Here’s How Connor Bays Became a Loran Scholar


Here’s how Connor Bays became a recipient of Canada’s largest undergraduate merit award, the Loran Award.

“Our education system is designed to reward a particular kind of achievement. More long-term and deeper reward comes from taking meaningful risks and finding out for yourself how you can best focus your time and energy.” – Connor Bays, Loran Scholar 2008

Before we dive into it all – we’ve got all the deets on what the scholarship is, where it came from, and what a recipient looks like to get you up to speed.  

Basically, the Loran Scholars Foundation is a national charitable organization that believes in fostering character development, community involvement, and leadership potential in today’s youth. So, the foundation launched the Loran Award to praise students entering Canadian universities that execute those very values. Secured at 25 schools across the country, 36 recipients enjoy the benefits of the Loran Award each year.

When it comes to receiving Canada’s largest undergraduate merit award, valued at $100,000, Connor Bays believes you’ve gotta risk it for the biscuit (or whatever that term is). Let’s find out more: 

Leave Things Better Than You Found Them.

According to Connor Bays, part of being a Loran Scholar means that making a positive impact in your community is a top priority. In Connor’s case, he currently:

“Work[s] with a diverse and talented team at Common Wealth – a financial technology startup that is working to make retirement easier and more affordable for people. [They] provide high-quality retirement benefits to workers without access to traditional pensions. One of Common Wealth’s co-founders is Alex Mazer, another Loran Scholar (class of ‘98) whom [he] first met through the Loran alumni network. [His] job is focused on building partnerships and business growth to help [them] reach and help more people.”

Connor identified a pain point and committed his time to make that transition into retirement more seamless for the average Canadian. Retirement is a difficult life decision at the best of times, let alone in an economic climate where many individuals have been laid off due to complications with the Coronavirus.

While there are systems in place to help Canadians with their retirement plans, Connor and his associates aim to improve the process as technology and resources continue to evolve. Finding creative solutions to leave things better than you found them, and with the support of others, is what the Loran program is all about.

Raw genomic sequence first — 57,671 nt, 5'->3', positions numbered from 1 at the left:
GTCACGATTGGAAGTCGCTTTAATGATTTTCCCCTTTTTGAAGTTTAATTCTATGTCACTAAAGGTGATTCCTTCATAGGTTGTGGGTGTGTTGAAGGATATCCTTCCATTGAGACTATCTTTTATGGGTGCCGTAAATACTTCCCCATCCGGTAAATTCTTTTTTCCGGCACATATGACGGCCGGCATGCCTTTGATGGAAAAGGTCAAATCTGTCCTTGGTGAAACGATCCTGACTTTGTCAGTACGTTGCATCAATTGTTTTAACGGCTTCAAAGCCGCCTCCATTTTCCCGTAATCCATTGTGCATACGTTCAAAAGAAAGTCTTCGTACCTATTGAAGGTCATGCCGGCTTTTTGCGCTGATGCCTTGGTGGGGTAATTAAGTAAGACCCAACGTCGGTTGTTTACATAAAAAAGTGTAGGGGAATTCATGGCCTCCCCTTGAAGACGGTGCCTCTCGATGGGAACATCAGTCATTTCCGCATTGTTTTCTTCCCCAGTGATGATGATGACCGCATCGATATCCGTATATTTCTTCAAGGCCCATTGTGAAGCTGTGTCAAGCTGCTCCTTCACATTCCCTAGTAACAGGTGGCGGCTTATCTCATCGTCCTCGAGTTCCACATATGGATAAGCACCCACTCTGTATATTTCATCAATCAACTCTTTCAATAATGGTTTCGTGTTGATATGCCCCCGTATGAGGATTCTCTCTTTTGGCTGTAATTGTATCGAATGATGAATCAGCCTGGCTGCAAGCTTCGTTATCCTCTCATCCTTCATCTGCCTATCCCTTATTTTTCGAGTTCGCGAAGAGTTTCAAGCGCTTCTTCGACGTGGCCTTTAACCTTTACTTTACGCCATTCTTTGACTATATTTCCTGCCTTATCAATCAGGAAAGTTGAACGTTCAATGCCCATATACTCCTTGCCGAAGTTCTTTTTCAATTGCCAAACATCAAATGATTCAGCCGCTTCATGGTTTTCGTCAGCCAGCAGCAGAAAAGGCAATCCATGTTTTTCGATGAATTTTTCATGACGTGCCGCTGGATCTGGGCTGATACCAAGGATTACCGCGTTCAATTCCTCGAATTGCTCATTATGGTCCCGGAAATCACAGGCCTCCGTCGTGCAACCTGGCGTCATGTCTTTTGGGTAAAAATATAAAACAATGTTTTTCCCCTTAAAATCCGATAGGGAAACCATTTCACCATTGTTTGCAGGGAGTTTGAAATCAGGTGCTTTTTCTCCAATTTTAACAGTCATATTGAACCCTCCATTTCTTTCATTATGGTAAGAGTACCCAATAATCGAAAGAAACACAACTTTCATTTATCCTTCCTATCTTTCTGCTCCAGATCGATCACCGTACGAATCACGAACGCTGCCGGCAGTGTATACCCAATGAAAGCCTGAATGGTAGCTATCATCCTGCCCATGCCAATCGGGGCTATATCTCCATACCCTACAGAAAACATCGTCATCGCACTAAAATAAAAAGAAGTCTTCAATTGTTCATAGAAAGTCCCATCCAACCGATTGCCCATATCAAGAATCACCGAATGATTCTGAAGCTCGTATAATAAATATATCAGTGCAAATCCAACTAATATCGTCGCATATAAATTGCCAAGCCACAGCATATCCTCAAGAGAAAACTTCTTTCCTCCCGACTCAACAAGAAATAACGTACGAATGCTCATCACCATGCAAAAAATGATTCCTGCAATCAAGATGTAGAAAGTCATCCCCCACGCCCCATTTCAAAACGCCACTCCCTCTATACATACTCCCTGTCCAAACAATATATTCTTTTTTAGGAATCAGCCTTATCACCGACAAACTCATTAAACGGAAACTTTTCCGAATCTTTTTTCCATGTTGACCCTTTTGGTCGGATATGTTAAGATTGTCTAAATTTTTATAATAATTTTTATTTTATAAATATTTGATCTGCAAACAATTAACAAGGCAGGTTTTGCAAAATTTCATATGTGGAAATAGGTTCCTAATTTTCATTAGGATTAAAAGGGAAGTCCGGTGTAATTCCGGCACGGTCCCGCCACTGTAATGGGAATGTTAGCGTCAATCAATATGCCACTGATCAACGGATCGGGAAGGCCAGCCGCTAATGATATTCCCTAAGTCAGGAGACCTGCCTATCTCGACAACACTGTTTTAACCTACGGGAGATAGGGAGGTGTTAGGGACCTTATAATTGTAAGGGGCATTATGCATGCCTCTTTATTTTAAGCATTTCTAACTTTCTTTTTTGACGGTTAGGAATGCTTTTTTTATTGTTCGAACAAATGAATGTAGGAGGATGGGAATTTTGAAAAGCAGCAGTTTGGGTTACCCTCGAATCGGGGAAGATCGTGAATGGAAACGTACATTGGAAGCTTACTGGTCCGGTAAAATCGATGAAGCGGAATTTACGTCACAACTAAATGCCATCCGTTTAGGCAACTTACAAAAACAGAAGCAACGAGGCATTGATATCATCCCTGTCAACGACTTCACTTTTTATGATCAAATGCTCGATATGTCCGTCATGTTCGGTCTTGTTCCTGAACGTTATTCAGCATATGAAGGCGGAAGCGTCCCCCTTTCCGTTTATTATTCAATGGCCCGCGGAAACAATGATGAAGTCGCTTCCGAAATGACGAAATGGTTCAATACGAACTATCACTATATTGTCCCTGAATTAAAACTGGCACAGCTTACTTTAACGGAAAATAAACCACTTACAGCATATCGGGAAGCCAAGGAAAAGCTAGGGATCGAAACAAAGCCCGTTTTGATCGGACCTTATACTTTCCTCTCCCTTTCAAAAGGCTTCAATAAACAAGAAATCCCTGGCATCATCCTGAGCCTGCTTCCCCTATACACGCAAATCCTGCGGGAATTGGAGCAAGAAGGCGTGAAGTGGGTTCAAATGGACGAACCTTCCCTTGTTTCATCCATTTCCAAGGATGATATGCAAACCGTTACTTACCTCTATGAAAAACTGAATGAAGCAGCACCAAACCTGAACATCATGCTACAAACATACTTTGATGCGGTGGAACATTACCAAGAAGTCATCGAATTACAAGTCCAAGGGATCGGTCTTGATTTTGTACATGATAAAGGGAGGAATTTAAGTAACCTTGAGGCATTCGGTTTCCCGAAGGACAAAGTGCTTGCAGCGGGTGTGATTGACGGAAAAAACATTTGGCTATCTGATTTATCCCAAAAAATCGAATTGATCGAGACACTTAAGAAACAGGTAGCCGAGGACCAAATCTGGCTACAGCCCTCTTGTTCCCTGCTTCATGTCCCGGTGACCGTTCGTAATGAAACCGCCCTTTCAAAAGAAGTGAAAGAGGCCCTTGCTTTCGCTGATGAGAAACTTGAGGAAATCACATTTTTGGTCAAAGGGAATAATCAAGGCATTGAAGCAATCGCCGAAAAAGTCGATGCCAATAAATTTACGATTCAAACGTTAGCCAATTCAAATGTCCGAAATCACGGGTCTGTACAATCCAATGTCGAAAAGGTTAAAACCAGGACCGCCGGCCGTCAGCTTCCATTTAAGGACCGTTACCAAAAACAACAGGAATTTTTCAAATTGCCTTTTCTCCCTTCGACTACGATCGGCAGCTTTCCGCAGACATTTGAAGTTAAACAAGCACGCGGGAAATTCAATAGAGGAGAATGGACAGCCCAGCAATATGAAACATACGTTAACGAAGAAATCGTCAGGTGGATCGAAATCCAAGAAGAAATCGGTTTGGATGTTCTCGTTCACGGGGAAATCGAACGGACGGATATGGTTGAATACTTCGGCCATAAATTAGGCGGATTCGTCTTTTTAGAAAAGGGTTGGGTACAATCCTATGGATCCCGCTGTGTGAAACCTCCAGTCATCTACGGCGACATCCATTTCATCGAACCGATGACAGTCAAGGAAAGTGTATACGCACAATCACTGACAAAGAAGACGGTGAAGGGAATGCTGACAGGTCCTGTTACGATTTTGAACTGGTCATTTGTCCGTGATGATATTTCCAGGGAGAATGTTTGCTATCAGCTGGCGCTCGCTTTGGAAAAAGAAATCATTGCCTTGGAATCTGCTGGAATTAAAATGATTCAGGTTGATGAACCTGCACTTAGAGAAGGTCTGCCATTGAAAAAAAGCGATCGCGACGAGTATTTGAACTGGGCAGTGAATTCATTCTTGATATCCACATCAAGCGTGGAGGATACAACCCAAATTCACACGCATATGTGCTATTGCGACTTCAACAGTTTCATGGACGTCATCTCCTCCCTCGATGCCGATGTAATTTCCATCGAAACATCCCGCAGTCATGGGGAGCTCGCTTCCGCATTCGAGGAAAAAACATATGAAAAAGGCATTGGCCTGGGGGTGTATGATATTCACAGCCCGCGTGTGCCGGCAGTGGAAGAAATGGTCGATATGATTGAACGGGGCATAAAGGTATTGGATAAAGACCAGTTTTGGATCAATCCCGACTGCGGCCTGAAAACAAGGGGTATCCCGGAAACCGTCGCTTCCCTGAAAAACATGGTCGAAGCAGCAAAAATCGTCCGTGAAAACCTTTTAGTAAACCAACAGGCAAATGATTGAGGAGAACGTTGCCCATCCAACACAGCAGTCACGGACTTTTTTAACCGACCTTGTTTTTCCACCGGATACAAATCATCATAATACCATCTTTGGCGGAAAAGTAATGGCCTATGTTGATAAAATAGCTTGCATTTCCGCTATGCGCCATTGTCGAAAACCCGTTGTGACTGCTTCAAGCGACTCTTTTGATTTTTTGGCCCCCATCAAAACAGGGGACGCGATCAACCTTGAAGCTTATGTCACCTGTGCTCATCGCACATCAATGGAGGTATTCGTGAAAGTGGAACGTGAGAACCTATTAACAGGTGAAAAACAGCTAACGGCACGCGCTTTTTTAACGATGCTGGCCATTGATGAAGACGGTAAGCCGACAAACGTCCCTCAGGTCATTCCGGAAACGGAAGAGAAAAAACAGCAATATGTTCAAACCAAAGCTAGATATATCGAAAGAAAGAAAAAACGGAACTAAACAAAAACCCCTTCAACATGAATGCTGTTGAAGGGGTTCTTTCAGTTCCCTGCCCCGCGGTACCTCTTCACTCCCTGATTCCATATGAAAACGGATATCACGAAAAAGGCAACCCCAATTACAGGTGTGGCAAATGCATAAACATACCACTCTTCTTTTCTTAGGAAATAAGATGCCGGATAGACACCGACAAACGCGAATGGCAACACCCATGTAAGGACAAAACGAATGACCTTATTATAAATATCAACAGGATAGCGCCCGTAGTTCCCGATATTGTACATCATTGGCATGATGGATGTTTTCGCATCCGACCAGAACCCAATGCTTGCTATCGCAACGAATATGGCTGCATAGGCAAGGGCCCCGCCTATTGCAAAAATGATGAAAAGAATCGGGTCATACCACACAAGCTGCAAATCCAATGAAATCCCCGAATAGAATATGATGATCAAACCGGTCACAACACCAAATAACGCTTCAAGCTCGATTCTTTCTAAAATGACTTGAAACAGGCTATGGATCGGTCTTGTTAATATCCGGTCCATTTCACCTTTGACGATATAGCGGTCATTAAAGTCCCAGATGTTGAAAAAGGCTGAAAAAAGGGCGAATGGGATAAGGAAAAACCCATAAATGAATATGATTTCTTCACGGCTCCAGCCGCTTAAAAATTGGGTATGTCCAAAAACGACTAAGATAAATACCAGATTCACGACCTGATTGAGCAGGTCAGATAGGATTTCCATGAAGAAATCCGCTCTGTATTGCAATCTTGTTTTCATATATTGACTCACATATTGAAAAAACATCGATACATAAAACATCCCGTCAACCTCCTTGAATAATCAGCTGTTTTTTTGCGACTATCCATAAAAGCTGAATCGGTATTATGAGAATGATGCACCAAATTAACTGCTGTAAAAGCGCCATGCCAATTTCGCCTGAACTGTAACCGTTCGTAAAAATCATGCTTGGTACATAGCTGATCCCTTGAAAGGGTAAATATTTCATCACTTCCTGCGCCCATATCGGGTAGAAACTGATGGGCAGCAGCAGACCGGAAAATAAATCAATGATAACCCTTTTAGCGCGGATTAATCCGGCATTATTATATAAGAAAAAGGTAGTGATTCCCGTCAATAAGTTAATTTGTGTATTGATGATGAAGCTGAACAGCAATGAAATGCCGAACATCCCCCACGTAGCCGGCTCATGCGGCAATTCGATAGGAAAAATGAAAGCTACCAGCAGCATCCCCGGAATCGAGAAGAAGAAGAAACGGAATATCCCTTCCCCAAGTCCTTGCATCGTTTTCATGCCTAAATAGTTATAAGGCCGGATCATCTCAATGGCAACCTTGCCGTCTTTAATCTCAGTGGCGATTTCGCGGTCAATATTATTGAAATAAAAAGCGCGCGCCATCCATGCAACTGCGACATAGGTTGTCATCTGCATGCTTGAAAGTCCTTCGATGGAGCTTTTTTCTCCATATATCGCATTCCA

Build Connections.

Meeting new people who share similar interests and values as you is just one of the many perks of becoming a Loran Scholar. In Connor’s experience: 

“The annual Scholars’ Retreat (held each August for 3 days before heading back to university for the school year) had an outsized impact. The retreat gives Loran Scholars a chance to build deep connections with people from different backgrounds, interests and pursuits, beliefs but who share similar core values of leadership and service. It’s also an opportunity to reflect on what you’ve learned and where you want to grow. [He] personally built many great and lasting friendships at the Loran retreat, and [he] always came away feeling energized and inspired heading into the school year.”

Not only does the Loran program encourage you to build meaningful relationships with your peers, and with those that share similar ambitions – but it can also serve as an optimal networking opportunity. You never know who knows who, and whether someone in the program has a connection with someone that could launch your entire career. It happens all the time.

Our advice? Be kind to everyone and always offer your support. You’d be surprised at how willing people are to help you in return. 

Take Risks Often.

While many Canadian scholarships reward students for their tangible successes like grades and rankings, the Loran Scholars Foundation recognizes that good grades and good role models don’t always go hand in hand. Sometimes, students deserve recognition for their efforts and initiatives outside of the classroom and inside their communities. 

Even Connor believes that: 

“It can be very natural to focus on “conventional” standards of success like scholarships, grades or accolades – a lot of our education system is designed to reward a particular kind of achievement. More long-term and deeper reward comes from taking meaningful risks and finding out for yourself how you can best focus your time and energy.”

Looking for more ways to make student stuff easier? yconic is all about preparing Canadian students, like yourself, and your parents for college and university. That means matching you with the right school, helping you with tuition costs, and providing advice on how to live your best post-secondary life.